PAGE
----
Tuesday, September 16, 2008

Knowing your Audience? Or I should say, knowing the audience of your audience?

In the first issue of our newsletter we begin a series about what the current crop of kids (i.e. digital natives) know and don’t know. Our research tells us they don’t know much about the formal strategies of searching. (See Five Things Digital Natives Cannot Do (and what you can do to help, coming soon!)

We as educators, do know a bit about this generation of students. I found this link on Gary Price’s Research Shelf to Lee Rainie’s March 23rd speech: Life Online: Teens and technology and the world to come. This speech was given to the annual conference of the Public Library Association of Boston. (Teens and Technology.pdf) Rainie describes our students as the Millennials (born 1982 – 2000). He then shares eight recent findings of the Pew Internet & American Life Project that he directs.

I will provide a few direct quotes from Rainie’s speech as a teaser! ~ Dennis O'Connor, 21CIF.

How Millennials Approach Research:“For your purposes, it’s important to note that Millennials’ devotion to the internet has greatly shaped the way they approach research process. In many cases, they start projects by going online and browsing around. When they have questions, they will often ping their social network for advice and guidance.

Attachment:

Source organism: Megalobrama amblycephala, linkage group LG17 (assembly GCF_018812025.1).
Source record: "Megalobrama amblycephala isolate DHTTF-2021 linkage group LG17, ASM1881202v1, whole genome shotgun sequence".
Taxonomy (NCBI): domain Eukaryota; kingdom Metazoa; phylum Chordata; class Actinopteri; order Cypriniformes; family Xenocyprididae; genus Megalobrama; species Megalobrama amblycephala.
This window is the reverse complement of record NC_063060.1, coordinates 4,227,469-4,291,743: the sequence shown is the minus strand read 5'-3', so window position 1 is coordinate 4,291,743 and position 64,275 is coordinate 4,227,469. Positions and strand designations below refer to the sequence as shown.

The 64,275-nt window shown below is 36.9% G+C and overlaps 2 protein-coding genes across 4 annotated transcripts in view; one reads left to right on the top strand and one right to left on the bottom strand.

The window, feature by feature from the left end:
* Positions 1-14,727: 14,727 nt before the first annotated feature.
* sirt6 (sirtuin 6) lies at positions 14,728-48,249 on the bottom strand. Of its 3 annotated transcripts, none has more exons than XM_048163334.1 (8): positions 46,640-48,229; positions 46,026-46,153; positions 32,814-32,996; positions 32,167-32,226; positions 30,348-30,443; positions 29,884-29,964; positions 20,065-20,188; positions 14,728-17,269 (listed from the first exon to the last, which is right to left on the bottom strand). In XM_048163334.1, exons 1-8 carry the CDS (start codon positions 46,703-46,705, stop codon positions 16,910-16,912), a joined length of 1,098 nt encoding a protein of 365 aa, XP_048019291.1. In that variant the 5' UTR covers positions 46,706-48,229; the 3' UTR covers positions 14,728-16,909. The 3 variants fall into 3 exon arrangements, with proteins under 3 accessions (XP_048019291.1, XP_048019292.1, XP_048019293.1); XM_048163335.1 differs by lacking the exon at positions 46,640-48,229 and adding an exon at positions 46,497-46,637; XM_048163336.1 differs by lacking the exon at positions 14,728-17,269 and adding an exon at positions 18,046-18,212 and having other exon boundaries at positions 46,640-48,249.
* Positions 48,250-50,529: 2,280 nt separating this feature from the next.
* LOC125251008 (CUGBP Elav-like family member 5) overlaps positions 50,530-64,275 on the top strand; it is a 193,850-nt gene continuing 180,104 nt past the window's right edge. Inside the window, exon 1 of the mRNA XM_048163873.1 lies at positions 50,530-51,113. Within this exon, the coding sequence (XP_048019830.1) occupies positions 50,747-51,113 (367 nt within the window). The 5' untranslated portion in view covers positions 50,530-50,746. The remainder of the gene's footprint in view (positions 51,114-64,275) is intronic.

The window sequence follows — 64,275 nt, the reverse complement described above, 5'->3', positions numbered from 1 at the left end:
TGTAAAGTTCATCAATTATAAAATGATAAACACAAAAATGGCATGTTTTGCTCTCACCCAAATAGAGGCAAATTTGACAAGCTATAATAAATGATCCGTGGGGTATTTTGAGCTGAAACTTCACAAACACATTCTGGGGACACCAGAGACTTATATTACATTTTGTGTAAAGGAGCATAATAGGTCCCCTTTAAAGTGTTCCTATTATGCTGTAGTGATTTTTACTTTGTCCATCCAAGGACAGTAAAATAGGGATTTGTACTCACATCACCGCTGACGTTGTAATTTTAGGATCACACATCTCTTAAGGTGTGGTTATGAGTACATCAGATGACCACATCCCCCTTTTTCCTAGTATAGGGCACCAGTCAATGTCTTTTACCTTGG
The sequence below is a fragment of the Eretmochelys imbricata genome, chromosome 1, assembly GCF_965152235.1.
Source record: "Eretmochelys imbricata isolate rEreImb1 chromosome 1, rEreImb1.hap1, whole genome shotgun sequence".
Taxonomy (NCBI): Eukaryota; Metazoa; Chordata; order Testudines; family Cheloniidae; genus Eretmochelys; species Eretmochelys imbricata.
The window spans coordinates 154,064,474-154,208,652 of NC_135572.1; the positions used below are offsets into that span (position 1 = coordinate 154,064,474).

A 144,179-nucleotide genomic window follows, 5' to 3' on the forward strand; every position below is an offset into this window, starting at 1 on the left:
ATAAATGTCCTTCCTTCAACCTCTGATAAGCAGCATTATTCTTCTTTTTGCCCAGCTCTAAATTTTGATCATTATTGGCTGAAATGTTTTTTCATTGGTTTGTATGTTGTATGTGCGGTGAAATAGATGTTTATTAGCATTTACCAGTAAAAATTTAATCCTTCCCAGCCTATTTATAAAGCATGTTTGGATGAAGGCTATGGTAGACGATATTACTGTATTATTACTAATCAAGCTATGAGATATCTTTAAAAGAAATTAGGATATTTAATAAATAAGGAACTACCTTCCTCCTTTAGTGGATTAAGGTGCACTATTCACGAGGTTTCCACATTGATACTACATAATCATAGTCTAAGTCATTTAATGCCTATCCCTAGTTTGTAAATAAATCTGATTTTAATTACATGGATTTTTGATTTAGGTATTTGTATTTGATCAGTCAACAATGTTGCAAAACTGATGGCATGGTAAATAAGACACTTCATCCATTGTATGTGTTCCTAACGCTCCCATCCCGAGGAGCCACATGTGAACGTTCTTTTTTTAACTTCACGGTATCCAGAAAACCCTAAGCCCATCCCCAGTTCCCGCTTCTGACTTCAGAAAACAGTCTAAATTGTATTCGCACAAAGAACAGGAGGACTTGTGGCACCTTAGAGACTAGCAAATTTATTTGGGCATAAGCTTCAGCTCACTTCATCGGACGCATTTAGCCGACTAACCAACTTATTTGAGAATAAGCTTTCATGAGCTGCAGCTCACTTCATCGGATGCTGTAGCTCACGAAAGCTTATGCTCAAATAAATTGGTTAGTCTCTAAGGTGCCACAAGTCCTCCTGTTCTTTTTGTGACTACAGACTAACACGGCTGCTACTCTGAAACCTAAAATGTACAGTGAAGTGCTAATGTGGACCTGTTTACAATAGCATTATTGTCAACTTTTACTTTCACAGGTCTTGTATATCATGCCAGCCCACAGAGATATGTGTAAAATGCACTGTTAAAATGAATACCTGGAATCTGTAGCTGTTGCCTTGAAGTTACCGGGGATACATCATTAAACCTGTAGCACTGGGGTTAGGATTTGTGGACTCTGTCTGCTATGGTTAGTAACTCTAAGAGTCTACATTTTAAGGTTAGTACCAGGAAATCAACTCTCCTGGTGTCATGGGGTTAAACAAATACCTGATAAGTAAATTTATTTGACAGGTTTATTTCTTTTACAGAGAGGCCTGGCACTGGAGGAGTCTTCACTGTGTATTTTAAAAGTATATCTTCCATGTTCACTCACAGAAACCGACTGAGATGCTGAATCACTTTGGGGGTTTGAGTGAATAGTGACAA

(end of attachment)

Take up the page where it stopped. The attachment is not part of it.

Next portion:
They approach research as a self-directed process. Those who want to serve them would probably do well to think of themselves as “info support” in the same way all our offices have “tech support”: on call and ready to deal with problems, but not in my face showing me every possible function and setting on my computer.”

Brave New World?The 21 st Century Information Fluency Project plans to adapt and grow to meet the needs and demands of ‘new workers and consumers’ in the coming age. It is a great feeling to be out here on the bleeding edge helping to define this reality.

"I can’t tell you precisely how different this work and research environment will be – and I would be very wary of anyone who claims to know for sure just how much change will occur.

I think it is safe to say, though, for the new workers and consumers coming of age in the 21 st Century, learning and research will be:

  • More self directed and less dependent on top-down instructions

  • Better arrayed to capture new information inputs

  • More reliant on feedback and response

  • More tied to group outreach and group knowledge

  • More open to cross-discipline insights, creating its own “tagged” taxonomies


  • More oriented towards people being their own individual nodes of production.

As a researcher, I see this new world as a fantastically target-rich environment for things to study.

Your role is much more complicated, scary, and exciting. You have the privilege of reacting to and shaping the new environment for these emerging workers.

As the parent of four of these neo-workforce participants, I would only ask you to be brilliant at what you do."

~ Lee Rainie

So What Do You Think?

Does Rainie's description of the new generation jibe with your personal experience? Are the kids in your classes the fluid digital natives that the Pew Internet & American Life Project so richly describes?

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